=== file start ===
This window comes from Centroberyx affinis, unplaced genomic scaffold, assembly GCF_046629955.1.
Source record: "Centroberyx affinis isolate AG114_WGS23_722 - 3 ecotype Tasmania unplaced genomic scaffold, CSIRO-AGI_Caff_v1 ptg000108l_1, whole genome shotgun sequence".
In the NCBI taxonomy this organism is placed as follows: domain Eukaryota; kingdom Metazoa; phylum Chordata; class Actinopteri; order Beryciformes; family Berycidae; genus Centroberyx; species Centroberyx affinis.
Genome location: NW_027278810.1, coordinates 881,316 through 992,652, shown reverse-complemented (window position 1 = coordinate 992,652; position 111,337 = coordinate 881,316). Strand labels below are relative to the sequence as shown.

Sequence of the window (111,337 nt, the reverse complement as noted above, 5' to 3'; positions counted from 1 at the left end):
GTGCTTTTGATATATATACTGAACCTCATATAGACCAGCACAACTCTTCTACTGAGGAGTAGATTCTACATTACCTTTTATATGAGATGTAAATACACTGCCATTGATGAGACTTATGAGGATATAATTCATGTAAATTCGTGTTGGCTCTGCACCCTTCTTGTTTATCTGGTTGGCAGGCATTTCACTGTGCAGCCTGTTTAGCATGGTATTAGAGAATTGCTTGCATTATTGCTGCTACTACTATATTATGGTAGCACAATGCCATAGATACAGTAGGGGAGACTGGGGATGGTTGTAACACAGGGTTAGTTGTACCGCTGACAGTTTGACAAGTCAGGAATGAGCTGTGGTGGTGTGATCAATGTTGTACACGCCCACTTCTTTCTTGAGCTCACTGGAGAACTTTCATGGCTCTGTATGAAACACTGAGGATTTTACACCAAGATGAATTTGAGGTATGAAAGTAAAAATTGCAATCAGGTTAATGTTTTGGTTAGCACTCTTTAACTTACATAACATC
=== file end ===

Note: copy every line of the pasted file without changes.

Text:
This window comes from Centroberyx affinis, unplaced genomic scaffold, assembly GCF_046629955.1.
Source record: "Centroberyx affinis isolate AG114_WGS23_722 - 3 ecotype Tasmania unplaced genomic scaffold, CSIRO-AGI_Caff_v1 ptg000108l_1, whole genome shotgun sequence".
In the NCBI taxonomy this organism is placed as follows: domain Eukaryota; kingdom Metazoa; phylum Chordata; class Actinopteri; order Beryciformes; family Berycidae; genus Centroberyx; species Centroberyx affinis.
Genome location: NW_027278810.1, coordinates 881,316 through 992,652, shown reverse-complemented (window position 1 = coordinate 992,652; position 111,337 = coordinate 881,316). Strand labels below are relative to the sequence as shown.

Sequence of the window (111,337 nt, the reverse complement as noted above, 5' to 3'; positions counted from 1 at the left end):
GTGCTTTTGATATATATACTGAACCTCATATAGACCAGCACAACTCTTCTACTGAGGAGTAGATTCTACATTACCTTTTATATGAGATGTAAATACACTGCCATTGATGAGACTTATGAGGATATAATTCATGTAAATTCGTGTTGGCTCTGCACCCTTCTTGTTTATCTGGTTGGCAGGCATTTCACTGTGCAGCCTGTTTAGCATGGTATTAGAGAATTGCTTGCATTATTGCTGCTACTACTATATTATGGTAGCACAATGCCATAGATACAGTAGGGGAGACTGGGGATGGTTGTAACACAGGGTTAGTTGTACCGCTGACAGTTTGACAAGTCAGGAATGAGCTGTGGTGGTGTGATCAATGTTGTACACGCCCACTTCTTTCTTGAGCTCACTGGAGAACTTTCATGGCTCTGTATGAAACACTGAGGATTTTACACCAAGATGAATTTGAGGTATGAAAGTAAAAATTGCAATCAGGTTAATGTTTTGGTTAGCACTCTTTAACTTACATAACATC